Mathematical Methods for Images and SurfacesView this Special Issue
Size Functions for the Morphological Analysis of Melanocytic Lesions
Size Functions and Support Vector Machines are used to implement a new automatic classifier of melanocytic lesions. This is mainly based on a qualitative assessment of asymmetry, performed by halving images by several lines through the center of mass, and comparing the two halves in terms of color, mass distribution, and boundary. The program is used, at clinical level, with two thresholds, so that comparison of the two outputs produces a report of low-middle-high risk. Experimental results on 977 images, with cross-validation, are reported.
The incidence of malignant melanoma in fair-skinned patients has increased dramatically in most parts of the world over the past few decades. Because the prognosis of melanoma depends almost entirely on tumor thickness, early detection of thin melanoma is important for the survival of patients [1, 2]. The diagnostic accuracy of the clinical examination of pigmented skin lesions, however, is still rather poor. Literature results arise the evidence that(i)the ability of general practitioners to early diagnose CMM with the naked eye is very low; (ii)the ability of dermatologists to early diagnose CMM with the naked eye ranges from 50% to 75%; (iii)there is a high rate of false positive (causing unneeded surgical excision).
In the last decade dermoscopy has changed the evaluation of the diagnosis of pigmented skin lesions. Dermoscopy is a noninvasive technique that enables the clinician to perform direct microscopic examination of diagnostic features, not seen by the naked eye, in pigmented skin lesions. This technique is more accurate than naked eye examination for the diagnosis of cutaneous melanoma, in suspicious skin lesions when performed in the clinical setting .
A complementary effort is in the automatization of the diagnostic process. Several rather successful computer programs have been implemented to the aim of an automatic analysis of melanocytic lesions and their discrimination between naevi and melanomas (see, e.g., [4–8]; see also [9, 10] for a comparison between automatic and human performance). Most of them keep into account the traditional ABCDE parameters used by dermatologists: Asymmetry (of boundary, texture, and color), Boundary (irregularity and dishomogeneity), Color (presence of several colors), Dimension, and Evolution. In particular, asymmetry is generally based on quantitative comparison of the two parts into which a lesion image is split by its principal axes. Here we focus on asymmetry, perhaps the most important cue. We have developed a new method for comparing in a qualitative, yet precise way the two parts of a lesion at the sides of a splitting line. The mathematical tool for comparison is the theory of Size Functions, applied to three features: boundary shape, mass, and color distribution.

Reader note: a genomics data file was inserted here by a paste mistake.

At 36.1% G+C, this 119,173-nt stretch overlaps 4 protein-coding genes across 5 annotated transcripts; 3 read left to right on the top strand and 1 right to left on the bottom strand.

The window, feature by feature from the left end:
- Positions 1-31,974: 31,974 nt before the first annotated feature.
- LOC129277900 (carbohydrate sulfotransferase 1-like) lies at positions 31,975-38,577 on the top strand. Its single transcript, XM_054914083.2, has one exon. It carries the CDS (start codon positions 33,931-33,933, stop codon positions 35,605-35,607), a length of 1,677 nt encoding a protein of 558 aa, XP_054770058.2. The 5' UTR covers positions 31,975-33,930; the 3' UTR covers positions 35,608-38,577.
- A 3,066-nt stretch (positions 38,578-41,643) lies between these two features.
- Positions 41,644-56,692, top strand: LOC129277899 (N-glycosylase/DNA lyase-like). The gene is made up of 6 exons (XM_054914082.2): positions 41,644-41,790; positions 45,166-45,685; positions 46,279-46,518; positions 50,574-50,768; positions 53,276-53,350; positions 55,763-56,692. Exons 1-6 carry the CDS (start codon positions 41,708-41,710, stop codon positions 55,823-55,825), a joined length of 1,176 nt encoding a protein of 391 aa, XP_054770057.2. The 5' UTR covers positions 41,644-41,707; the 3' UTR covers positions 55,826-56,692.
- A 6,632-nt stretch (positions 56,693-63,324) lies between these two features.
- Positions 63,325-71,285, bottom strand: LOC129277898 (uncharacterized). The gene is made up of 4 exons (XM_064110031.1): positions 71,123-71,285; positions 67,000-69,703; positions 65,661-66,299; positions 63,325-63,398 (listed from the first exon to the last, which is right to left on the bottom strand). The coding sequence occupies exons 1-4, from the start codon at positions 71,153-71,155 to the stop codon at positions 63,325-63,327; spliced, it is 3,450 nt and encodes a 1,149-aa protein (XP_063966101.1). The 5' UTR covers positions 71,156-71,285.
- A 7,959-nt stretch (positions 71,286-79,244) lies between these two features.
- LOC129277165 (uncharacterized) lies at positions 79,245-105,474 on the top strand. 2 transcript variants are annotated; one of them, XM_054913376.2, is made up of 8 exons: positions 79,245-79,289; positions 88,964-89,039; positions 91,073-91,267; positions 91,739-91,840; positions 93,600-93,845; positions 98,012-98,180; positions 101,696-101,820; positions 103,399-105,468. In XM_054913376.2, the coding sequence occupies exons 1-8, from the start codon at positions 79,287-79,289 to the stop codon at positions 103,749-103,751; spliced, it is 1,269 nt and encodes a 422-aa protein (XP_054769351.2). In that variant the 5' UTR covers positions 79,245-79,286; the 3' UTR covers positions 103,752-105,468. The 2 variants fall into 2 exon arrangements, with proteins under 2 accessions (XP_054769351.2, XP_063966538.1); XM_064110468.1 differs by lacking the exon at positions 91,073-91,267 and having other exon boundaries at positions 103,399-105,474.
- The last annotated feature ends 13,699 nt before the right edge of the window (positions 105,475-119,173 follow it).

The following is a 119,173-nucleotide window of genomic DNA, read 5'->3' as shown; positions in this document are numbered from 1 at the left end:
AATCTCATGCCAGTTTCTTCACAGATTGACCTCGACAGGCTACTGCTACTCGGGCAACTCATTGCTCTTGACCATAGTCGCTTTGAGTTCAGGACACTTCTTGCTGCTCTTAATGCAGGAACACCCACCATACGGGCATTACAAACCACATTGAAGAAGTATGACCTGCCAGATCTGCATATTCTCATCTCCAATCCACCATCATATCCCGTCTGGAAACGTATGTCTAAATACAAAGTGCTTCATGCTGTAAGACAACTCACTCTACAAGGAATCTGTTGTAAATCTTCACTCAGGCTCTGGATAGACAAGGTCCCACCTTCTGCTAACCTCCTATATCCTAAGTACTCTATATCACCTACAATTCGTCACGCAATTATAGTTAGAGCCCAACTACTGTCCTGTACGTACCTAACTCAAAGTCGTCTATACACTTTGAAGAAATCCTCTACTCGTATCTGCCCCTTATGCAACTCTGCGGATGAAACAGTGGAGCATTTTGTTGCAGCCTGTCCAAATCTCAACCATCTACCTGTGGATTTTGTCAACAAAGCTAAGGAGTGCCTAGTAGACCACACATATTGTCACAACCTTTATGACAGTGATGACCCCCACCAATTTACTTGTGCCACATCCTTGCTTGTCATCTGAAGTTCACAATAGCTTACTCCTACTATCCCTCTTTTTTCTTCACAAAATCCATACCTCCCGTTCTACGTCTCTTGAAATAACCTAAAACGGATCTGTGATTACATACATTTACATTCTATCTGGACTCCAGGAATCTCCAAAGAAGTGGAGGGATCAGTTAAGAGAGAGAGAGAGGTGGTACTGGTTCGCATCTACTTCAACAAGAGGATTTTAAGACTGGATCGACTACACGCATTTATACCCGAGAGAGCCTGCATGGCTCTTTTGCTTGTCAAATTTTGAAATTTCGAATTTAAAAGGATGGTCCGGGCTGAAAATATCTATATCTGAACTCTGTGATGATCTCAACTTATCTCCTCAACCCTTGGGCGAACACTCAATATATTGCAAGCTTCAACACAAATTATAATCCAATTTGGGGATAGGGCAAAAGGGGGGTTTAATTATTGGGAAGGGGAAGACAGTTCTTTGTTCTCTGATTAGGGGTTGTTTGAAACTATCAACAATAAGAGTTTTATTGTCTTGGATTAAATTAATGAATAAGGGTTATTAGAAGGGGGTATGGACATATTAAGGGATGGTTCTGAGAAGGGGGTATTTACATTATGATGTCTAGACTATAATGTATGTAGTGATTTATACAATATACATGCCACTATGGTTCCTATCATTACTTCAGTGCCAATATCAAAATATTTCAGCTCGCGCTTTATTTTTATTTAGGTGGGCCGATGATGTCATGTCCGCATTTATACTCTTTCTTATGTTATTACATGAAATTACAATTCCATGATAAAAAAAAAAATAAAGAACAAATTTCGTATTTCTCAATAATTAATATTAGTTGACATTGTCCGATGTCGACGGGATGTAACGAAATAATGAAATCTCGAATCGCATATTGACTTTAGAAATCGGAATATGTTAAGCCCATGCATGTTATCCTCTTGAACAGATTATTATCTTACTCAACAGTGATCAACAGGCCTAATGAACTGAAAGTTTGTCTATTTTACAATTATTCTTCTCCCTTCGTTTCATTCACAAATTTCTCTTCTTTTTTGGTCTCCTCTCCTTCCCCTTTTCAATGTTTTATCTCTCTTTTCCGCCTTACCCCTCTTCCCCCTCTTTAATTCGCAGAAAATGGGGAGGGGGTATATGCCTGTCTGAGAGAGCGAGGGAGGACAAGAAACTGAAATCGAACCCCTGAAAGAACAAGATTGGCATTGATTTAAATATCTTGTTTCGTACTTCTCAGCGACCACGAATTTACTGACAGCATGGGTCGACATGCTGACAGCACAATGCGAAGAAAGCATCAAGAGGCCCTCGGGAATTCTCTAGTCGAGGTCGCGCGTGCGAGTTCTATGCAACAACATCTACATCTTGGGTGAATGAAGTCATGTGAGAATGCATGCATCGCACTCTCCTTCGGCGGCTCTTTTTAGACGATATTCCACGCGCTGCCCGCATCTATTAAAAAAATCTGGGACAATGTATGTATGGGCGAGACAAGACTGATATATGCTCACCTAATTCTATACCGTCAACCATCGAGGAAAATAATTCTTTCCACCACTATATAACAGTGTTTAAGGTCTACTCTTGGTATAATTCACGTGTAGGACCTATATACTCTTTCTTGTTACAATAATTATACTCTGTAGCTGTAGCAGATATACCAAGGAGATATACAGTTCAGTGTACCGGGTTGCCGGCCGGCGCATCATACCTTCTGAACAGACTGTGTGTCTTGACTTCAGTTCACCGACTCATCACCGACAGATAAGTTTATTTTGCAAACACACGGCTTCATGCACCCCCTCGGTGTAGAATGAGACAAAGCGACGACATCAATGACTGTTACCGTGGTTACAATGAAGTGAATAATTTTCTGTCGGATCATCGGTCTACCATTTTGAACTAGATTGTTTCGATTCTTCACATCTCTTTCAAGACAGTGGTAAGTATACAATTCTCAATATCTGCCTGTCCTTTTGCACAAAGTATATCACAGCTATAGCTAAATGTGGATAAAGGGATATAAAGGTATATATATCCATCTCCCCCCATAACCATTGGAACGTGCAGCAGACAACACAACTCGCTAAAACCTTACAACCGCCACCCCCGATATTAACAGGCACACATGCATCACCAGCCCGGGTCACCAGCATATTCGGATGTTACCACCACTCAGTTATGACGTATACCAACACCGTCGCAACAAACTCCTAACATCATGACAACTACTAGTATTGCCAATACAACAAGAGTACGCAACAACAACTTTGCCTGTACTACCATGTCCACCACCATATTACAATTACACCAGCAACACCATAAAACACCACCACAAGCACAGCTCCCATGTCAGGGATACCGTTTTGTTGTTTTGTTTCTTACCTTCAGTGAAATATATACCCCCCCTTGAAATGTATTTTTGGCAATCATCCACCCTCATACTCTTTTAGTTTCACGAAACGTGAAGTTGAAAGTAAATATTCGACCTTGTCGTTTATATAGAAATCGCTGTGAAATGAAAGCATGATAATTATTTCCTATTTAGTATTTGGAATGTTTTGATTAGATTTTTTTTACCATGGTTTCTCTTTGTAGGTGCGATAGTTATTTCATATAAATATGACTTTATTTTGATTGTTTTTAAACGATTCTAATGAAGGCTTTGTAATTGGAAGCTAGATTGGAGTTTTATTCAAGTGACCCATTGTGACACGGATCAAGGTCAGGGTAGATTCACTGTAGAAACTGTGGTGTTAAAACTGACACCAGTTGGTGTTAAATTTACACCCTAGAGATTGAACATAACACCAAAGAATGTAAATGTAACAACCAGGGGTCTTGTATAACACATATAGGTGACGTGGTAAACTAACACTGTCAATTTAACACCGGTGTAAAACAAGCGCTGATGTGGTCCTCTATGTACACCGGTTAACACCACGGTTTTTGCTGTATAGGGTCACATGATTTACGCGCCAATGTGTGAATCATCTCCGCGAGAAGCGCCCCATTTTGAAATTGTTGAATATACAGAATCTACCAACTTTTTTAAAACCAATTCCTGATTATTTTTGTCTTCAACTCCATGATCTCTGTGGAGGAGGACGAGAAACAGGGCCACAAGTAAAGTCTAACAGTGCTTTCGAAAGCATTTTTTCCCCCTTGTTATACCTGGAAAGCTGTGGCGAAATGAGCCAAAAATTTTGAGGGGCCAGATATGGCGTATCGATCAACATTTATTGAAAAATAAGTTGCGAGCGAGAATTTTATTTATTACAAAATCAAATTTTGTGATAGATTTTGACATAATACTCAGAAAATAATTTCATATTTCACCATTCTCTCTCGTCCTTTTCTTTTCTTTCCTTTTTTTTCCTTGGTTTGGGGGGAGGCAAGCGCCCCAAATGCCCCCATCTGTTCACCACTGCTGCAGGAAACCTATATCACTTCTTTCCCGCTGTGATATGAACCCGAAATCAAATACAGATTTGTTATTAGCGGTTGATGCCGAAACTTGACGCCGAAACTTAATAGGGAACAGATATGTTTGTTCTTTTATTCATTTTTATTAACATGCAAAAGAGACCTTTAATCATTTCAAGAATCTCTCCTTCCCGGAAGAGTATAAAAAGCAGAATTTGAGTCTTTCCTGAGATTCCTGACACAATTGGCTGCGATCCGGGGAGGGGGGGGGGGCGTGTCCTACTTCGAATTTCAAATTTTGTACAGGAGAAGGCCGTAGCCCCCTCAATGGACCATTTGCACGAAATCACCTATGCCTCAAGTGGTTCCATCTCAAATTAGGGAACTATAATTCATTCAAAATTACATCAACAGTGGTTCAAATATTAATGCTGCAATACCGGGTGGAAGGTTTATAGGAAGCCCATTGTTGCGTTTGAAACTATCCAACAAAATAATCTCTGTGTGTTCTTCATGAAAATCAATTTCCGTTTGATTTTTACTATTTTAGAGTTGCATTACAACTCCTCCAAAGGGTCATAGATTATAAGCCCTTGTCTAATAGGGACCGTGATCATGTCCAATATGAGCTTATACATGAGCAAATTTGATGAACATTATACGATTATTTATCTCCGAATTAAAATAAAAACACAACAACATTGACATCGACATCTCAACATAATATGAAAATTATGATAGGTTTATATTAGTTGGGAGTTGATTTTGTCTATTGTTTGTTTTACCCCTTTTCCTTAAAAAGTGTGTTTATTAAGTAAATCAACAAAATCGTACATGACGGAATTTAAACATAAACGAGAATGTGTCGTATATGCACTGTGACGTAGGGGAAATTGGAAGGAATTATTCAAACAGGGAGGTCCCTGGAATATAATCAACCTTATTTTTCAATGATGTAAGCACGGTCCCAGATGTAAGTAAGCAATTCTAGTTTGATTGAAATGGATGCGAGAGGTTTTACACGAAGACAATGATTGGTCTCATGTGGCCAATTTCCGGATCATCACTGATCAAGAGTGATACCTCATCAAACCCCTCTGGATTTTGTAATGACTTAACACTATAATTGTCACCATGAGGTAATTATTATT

For each splitting line of a pencil we get an asymmetry measure, so forming a map (two for each of the three features). Some characteristic numbers of the six maps are finally fed to a Support Vector Machine. A classification experiment has been led on data set of 977 lesions with very good results. The whole research is a follow-up of the ADAM project of the European Union.
We are well aware that “qualitative measure” reads like an oxymoron; of course, we mean that we compute a precise, objective, repeatable measure of the difference between the two half images; yet, this difference is of a qualitative kind, in that it is not bound to geometric deformations, superimpositions or the like. This is actually the great advantage of using topological and not just geometrical tools.
2. Size Functions
Size Functions (SFs) are modular invariants of whatever signal the user is interested in ; in the present case, the concerned features are boundary shape, mass, and color distribution. Size functions are maps from the plane to the (extended) natural numbers. They depend on two inputs: an object (e.g., a lesion boundary) and a real map, called measuring function defined on it (e.g., distance from the center of mass). Essentially, the SF registers the behavior of the measuring function by using Morse theory (see ). SFs are “qualitative” not only in that they are topological in nature, but also in that a “similarity” based on them depends on the user's choice of a measuring function and of a distance between SFs adapted to the context.
Let us recall the definition of an SF, adapted from the more general setting of , where measuring functions are allowed a multidimensional range. Consider a continuous real-valued function , defined on a subset of a Euclidean space. The Size Function of the pair is a function . For each pair , consider the set . The value is defined to be the number of the connected components of which contain at least one point in . The discrete version of the theory substitutes the subsets of the plane with a graph , the function with a function and the concept of topological connectedness with the usual connectedness notion for graphs. Figure 1 shows the size function obtained from a curve with the ordinate as measuring function.